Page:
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The foundation of flavor for these savory, creamy beans comes from sofrito, a base of sauteed aromatics that Diaz grew up eating thanks to her Puerto Rican family. You will produce more sofrito than needed for this recipe, but you can store additional sofrito in the fridge for up to 1 week, or in the freezer for up to 3 months. Use it as a base for soups, stews, and other bean dishes. Note: If using home-cooked beans instead of canned, you may need 1/2 to 1 cup of additional broth.


Read the full recipe after the video.

Recipe Summary

45 mins
15 mins


For the Sofrito
For the Beans


Instructions Checklist
  • Prepare the sofrito: In a food processor or blender, pulse the garlic and peppers until smooth, then add the onion and herbs and blend until smooth. Measure out 1/2 cup sofrito for the recipe, and store the rest in the refrigerator for up to one week, or the freezer for up to 3 months.

  • In a heavy-bottomed skillet or Dutch oven, heat bacon fat or olive oil over medium-high.. Add sofrito and cook, stirring often, until liquid is fully evaporated, and sofrito darkens in color and emits an earthy, verdant aroma, 5 to 7 minutes.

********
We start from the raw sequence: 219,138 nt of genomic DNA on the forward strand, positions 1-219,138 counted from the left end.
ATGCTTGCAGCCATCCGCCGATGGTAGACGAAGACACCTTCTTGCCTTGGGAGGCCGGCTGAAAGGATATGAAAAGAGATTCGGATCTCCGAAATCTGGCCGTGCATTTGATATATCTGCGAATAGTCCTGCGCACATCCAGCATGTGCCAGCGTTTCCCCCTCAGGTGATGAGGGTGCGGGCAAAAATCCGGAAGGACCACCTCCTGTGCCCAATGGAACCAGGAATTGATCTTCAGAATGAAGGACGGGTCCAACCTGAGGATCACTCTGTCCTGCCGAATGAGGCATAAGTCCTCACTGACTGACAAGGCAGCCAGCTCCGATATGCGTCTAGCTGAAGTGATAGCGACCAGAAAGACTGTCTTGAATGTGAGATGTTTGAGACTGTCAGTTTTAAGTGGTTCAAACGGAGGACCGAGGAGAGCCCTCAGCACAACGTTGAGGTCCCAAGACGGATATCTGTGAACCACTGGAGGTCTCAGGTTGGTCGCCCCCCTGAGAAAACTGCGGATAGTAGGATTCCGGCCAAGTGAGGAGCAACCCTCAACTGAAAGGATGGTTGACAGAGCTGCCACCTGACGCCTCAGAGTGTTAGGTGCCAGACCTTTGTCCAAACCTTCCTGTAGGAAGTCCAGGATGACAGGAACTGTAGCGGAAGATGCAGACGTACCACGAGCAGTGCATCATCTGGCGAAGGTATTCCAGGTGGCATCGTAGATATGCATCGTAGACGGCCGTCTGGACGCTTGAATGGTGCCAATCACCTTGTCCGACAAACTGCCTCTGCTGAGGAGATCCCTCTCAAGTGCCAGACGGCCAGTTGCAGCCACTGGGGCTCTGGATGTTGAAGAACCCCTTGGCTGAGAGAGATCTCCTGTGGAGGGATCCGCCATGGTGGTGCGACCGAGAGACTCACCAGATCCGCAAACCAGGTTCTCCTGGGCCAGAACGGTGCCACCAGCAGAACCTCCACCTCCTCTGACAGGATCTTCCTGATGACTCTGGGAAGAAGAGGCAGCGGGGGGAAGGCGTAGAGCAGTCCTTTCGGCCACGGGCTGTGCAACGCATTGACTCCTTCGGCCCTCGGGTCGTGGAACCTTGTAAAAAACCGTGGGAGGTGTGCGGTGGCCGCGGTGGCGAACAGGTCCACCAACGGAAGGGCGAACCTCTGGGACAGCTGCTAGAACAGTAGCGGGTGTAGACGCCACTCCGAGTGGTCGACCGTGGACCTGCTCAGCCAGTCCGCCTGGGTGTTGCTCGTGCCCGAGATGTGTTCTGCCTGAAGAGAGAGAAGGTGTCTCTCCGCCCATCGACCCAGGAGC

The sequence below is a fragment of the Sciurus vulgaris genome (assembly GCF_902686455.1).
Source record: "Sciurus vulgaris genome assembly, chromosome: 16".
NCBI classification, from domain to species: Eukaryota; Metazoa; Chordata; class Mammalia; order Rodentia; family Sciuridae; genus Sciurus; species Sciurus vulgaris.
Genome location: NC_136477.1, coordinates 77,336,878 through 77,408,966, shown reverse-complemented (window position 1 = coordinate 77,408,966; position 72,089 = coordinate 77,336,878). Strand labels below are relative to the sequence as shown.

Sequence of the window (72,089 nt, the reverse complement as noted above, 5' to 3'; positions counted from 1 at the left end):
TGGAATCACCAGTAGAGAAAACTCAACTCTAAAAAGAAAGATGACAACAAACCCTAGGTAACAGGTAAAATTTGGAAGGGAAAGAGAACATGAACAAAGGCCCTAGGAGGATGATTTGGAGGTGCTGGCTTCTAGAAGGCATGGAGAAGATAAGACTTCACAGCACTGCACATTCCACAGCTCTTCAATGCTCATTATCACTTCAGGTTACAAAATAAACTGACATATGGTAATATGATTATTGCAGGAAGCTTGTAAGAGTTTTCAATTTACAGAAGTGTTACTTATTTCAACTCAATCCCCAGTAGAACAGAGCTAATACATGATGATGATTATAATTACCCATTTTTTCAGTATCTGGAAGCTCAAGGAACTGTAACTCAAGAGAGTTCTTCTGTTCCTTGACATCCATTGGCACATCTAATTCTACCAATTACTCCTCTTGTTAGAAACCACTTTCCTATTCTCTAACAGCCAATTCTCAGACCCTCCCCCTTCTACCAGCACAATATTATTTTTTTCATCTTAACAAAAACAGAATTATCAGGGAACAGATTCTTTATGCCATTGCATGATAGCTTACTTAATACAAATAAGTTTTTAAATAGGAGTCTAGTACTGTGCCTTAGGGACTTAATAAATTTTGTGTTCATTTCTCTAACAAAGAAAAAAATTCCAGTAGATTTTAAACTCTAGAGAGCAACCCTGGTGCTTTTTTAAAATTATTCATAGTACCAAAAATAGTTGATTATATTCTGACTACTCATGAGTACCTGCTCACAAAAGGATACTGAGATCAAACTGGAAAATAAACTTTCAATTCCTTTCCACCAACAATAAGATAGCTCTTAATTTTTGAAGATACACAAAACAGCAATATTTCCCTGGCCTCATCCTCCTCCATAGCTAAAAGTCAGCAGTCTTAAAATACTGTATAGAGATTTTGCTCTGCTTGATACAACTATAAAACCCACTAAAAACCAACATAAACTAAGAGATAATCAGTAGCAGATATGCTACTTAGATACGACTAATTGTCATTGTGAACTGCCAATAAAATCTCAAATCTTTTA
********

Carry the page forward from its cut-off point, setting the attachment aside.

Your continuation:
• Add beans and bay leaves, stirring to coat. Pour in broth, bring mixture to a boil, then reduce heat to medium-low. Simmer, uncovered, until beans are deeply flavorful and sauce is reduced so it just coats the beans, 25 to 30 minutes. If the beans get too dry during cooking, stir in more broth or water as needed. Serve with white rice, corn tortillas, or in a bowl by themselves with crusty bread.


Culantro—also called Chinese cilantro, sawtooth herb, or wild coriander—has long leaves with jagged edges and a stronger, earthier flavor than cilantro. You can find it in the produce section of most Latino markets, as well as many Asian markets. But if you can’t find it, substitute equal parts cilantro and parsley.